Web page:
Spare: Prince Harry says he killed 25 people in Afghanistan
Prince Harry says that he killed 25 Taliban fighters during his second tour of duty in Afghanistan, according to reports based on the Spanish edition of his memoir, which has already been published.
In Spare, which is due to be published on 10 January in the UK but is already available in Spain, the British royal writes that he did not think of those he killed as “people” but as “chess pieces” to be taken off the board.
'So my number is 25... It’s not a number that fills me with satisfaction, but nor does it embarrass me'
- Prince Harry
The Duke of Sussex served as a forward air controller in Afghanistan’s Helmand province in 2007/8 and then as an Apache helicopter pilot in the British Army Air Corps deployed to Camp Bastion in the south of the country.
It was on that second tour that Harry says he killed 25 Taliban fighters, coming up with an exact figure after he watched video footage of every “kill” recorded by a camera mounted on his helicopter.
“So my number is 25,” the British prince, who flew on six missions that resulted in the “taking of human lives”, writes, according to the Telegraph. “It’s not a number that fills me with satisfaction, but nor does it embarrass me.”
Harry would watch the video footage of the missions back at base. He writes that in the “din and confusion of combat”, he saw the Taliban fighters he killed as “baddies eliminated before they could kill goodies”.
He did not, he writes, “see them as a person”, because to do so would have made it impossible for him to kill them. The British Army, he writes, had “trained me to ‘other’ them, and they had trained me well”.
“I made it my purpose, from day one, to never go to bed with any doubt over whether I had done the right thing,” Harry writes. “Whether I had shot at Taliban and only Taliban, without civilians in the vicinity. I wanted to return to Great Britain with all my limbs, but more than that I wanted to get home with my conscience intact.”
While this is the first time the British prince has specified the number of people he believes he killed in service of his grandmother's country, it is not the first time he has talked about taking lives in Afghanistan.
In 2013, after he had completed his four-month tour as an Apache attack helicopter gunner, Harry said he had killed people in Afghanistan, adding that “lots of people have”.
“Take a life to save a life,” he said at the time. “That's what we revolve around, I suppose. If there's people trying to do bad stuff to our guys, then we'll take them out of the game, I suppose."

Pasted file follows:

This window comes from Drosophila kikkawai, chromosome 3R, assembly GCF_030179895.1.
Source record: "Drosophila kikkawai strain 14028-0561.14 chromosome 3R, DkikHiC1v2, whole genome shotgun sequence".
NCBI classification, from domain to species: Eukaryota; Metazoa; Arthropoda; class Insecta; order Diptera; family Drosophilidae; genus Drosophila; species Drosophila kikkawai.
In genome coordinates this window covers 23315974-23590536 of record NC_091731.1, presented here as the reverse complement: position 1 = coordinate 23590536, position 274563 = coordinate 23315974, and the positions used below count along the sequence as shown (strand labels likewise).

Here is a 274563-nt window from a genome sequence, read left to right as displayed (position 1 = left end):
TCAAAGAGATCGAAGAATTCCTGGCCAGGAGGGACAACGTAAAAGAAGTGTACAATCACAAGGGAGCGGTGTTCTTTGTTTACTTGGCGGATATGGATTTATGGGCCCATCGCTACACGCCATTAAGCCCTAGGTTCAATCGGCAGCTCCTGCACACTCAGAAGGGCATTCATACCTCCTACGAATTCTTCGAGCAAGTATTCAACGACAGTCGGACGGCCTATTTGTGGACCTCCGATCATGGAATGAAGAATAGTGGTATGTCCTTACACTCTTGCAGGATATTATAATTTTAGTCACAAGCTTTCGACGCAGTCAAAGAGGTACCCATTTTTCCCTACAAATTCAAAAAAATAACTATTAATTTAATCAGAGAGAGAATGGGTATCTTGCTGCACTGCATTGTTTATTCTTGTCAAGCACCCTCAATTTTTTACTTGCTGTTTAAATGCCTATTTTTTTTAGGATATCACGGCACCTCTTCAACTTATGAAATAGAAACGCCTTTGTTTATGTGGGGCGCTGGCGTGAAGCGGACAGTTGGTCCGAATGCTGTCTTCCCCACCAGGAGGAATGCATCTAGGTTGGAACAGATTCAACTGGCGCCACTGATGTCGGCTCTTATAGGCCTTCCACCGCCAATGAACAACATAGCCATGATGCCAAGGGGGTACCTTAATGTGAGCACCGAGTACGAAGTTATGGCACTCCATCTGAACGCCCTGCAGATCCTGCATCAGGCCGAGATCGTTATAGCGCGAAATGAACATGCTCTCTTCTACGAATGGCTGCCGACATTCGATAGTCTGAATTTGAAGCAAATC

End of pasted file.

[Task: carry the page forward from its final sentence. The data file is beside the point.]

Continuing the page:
The prince also credited his effectiveness as an Apache gunner to his fondness for video games. "It's a joy for me because I'm one of those people who loves playing Playstation and Xbox, so with my thumbs I like to think that I'm probably quite useful," he said.
In Spare, which was ghostwritten by the American author JR Moehringer, the prince describes the 9/11 attacks on New York as one of the reasons for him not feeling guilt over the fighters he killed.
He watched news coverage of the attacks in the television room at Eton, the prestigious English boarding school he attended alongside his brother William, and thought of those responsible for the attacks as “enemies of humanity”.
The Taliban, a militant group that first took power in Afghanistan in the 1990s, was not responsible for the 9/11 attacks, but was accused by the United States of harbouring fighters belonging to al-Qaeda, the group which was.
In late 2001, the US and its close allies invaded Afghanistan, which has remained in a state of turmoil and instability ever since. As of September 2021, more than 70,000 Afghan and Pakistani civilians are estimated to have died as a direct result of the war.
Other incidents of violence recounted in Harry's memoir involve his brother William, who Harry says assaulted him in the kitchen of his residence at Kensington Palace.
William “grabbed me by the collar, ripping my necklace, and… knocked me to the floor,” Harry writes, according to a report in the Guardian.
This article is available in French on Middle East Eye French edition.